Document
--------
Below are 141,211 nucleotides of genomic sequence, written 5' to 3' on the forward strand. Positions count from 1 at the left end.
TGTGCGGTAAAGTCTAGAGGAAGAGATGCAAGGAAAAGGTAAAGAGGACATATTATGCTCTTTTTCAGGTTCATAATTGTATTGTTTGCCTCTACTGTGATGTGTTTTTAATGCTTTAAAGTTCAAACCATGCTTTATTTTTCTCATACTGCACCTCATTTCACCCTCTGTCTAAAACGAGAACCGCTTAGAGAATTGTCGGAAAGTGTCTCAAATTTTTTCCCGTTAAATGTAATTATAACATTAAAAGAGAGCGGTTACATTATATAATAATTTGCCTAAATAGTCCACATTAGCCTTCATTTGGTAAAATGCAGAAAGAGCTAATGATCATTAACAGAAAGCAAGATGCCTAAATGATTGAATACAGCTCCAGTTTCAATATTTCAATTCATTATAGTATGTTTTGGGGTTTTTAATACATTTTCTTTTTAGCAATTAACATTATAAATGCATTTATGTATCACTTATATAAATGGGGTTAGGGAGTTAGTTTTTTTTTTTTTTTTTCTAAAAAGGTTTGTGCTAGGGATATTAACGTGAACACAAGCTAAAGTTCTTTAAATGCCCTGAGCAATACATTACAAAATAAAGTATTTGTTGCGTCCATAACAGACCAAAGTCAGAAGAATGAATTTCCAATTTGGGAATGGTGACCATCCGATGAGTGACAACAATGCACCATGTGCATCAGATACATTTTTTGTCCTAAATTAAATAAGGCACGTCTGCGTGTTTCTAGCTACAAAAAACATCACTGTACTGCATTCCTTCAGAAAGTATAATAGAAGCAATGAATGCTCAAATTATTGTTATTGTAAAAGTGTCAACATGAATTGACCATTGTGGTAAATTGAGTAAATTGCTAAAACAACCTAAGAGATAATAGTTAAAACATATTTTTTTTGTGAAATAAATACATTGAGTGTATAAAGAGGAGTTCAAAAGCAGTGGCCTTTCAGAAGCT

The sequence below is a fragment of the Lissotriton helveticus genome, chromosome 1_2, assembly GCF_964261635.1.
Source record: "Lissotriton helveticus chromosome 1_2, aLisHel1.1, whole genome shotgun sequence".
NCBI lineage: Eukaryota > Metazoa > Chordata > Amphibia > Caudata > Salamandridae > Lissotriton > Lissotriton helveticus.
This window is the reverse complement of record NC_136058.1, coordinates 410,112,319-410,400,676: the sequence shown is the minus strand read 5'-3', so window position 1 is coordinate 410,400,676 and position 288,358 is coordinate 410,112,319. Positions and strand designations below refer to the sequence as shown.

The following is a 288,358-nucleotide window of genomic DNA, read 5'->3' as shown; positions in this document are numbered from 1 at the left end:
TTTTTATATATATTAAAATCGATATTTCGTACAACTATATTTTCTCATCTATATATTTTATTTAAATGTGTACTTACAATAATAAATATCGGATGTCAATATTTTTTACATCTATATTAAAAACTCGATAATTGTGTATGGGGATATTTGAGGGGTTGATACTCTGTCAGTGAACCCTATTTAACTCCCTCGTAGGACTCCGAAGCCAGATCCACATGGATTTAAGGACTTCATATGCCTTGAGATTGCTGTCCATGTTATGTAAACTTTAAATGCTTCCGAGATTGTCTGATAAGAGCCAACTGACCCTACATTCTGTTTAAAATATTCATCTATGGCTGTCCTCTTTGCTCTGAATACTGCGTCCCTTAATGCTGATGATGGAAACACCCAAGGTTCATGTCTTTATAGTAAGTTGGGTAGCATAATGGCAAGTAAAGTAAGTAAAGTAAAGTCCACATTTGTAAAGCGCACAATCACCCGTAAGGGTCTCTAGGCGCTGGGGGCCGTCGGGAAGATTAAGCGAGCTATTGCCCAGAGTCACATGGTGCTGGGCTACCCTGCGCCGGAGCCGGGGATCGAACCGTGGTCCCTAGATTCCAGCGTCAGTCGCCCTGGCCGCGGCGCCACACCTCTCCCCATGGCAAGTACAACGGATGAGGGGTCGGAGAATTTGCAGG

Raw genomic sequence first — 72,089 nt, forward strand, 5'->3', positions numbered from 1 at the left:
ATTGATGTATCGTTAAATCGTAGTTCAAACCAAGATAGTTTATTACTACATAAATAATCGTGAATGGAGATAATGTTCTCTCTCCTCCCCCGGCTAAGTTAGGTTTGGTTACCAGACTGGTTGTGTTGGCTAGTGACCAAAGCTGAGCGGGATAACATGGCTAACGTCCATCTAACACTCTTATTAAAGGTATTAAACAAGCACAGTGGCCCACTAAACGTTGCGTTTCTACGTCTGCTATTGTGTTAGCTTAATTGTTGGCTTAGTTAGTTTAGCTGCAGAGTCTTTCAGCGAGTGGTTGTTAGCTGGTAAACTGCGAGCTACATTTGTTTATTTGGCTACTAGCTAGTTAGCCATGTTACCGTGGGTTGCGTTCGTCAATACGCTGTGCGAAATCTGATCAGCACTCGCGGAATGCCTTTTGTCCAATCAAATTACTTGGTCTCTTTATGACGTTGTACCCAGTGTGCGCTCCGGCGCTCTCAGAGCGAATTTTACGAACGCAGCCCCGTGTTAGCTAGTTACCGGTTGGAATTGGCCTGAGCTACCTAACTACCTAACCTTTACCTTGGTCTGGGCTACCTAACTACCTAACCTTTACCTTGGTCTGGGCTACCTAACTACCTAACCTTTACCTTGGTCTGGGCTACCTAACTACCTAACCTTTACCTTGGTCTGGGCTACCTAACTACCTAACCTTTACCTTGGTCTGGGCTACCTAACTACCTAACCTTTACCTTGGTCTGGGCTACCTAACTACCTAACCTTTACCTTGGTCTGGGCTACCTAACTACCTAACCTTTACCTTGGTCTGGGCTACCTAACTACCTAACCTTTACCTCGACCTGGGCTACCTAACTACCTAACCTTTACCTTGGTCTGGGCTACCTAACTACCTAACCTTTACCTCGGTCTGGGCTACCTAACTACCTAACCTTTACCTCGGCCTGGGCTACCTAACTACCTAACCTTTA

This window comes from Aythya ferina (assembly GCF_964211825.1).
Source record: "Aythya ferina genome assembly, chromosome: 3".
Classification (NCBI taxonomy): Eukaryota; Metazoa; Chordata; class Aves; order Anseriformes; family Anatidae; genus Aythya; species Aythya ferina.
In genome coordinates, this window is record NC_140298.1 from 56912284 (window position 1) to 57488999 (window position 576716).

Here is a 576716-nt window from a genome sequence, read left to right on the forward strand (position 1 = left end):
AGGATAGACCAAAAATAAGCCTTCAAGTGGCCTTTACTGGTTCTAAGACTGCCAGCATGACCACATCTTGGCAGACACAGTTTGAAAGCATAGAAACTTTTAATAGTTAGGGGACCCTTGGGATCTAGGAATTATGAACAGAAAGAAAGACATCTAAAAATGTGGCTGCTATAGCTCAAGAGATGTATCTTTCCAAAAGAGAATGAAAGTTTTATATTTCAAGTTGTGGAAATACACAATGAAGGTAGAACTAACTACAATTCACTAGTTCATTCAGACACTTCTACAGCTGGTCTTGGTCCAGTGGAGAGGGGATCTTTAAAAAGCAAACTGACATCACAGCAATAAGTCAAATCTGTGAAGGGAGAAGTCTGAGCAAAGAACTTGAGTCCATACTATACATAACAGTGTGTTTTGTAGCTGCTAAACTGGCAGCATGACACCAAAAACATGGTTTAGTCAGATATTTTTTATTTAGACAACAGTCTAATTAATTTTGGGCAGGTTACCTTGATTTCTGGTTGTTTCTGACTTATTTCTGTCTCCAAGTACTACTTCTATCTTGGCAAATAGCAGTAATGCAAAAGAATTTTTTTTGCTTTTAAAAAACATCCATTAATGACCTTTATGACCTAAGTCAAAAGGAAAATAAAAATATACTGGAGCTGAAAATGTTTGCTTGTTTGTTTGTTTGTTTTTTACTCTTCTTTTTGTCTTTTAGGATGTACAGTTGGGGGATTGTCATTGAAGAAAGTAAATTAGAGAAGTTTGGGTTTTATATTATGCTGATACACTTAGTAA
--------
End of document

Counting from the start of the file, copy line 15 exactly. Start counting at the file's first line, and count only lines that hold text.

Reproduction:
Here is a 576716-nt window from a genome sequence, read left to right on the forward strand (position 1 = left end):